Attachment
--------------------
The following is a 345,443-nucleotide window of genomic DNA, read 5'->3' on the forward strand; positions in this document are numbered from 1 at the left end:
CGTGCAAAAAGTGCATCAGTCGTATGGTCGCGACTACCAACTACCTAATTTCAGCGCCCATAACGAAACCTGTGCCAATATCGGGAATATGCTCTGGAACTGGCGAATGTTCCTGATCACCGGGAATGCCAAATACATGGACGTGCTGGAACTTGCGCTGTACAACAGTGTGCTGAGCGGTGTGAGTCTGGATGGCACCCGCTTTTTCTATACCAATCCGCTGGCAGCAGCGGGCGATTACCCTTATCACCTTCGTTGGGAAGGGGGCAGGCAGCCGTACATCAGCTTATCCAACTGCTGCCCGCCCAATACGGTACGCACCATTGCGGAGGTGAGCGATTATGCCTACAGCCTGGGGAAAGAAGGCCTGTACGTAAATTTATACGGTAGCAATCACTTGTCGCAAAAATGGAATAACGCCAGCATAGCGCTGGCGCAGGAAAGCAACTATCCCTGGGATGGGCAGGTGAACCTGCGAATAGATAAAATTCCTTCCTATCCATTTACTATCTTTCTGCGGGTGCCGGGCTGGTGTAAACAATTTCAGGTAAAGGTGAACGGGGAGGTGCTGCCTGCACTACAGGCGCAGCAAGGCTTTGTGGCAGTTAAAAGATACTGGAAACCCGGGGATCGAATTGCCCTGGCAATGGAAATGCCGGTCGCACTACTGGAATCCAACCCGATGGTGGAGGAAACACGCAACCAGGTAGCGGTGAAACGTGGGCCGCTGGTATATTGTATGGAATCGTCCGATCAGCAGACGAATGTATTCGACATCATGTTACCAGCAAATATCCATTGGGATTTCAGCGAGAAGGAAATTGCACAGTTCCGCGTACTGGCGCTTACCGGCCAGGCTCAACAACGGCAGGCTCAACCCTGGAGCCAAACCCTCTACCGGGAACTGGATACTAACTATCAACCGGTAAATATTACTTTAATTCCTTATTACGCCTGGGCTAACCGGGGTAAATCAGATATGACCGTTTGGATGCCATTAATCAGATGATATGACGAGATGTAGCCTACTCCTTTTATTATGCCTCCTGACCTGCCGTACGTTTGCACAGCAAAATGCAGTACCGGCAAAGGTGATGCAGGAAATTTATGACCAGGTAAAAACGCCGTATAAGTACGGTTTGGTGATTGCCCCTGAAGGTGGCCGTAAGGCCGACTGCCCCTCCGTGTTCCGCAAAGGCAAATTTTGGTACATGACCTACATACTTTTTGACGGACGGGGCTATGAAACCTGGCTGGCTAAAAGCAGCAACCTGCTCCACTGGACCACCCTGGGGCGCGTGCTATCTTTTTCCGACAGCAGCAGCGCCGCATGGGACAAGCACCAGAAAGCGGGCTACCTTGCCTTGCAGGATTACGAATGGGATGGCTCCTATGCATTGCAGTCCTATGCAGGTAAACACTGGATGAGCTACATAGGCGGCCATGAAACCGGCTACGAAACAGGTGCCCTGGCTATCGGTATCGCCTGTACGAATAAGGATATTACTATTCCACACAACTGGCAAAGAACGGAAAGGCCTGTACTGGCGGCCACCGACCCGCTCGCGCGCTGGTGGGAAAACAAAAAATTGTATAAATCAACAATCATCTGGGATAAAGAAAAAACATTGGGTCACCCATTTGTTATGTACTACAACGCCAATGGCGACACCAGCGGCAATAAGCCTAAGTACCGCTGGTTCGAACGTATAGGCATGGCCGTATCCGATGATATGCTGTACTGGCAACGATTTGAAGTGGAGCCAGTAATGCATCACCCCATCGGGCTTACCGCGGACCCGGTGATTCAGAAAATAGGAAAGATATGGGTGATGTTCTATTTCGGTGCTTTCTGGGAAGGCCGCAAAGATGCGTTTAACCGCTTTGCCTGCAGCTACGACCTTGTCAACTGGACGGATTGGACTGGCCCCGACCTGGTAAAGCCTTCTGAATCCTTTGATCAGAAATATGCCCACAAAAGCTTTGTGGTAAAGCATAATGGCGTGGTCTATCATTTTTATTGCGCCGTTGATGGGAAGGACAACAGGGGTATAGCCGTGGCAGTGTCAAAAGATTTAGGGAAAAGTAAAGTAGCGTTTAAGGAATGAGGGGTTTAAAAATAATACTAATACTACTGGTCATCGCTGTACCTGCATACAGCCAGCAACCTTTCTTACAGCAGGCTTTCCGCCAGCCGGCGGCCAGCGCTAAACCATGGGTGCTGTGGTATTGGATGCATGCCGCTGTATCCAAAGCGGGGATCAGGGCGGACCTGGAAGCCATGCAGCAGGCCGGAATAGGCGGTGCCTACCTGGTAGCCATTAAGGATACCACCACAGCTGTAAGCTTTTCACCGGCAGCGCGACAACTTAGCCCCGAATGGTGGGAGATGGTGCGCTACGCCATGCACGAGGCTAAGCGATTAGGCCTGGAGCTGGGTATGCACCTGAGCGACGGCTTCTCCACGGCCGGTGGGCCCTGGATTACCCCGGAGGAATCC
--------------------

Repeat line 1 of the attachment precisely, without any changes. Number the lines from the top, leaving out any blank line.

The following is a 345,443-nucleotide window of genomic DNA, read 5'->3' on the forward strand; positions in this document are numbered from 1 at the left end: